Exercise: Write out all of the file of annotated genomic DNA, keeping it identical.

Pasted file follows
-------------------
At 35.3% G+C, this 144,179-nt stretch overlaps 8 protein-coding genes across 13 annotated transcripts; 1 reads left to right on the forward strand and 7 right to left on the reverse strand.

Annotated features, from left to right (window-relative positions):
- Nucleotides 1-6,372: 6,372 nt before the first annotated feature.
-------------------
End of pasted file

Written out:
At 35.3% G+C, this 144,179-nt stretch overlaps 8 protein-coding genes across 13 annotated transcripts; 1 reads left to right on the forward strand and 7 right to left on the reverse strand.

Annotated features, from left to right (window-relative positions):
- Nucleotides 1-6,372: 6,372 nt before the first annotated feature.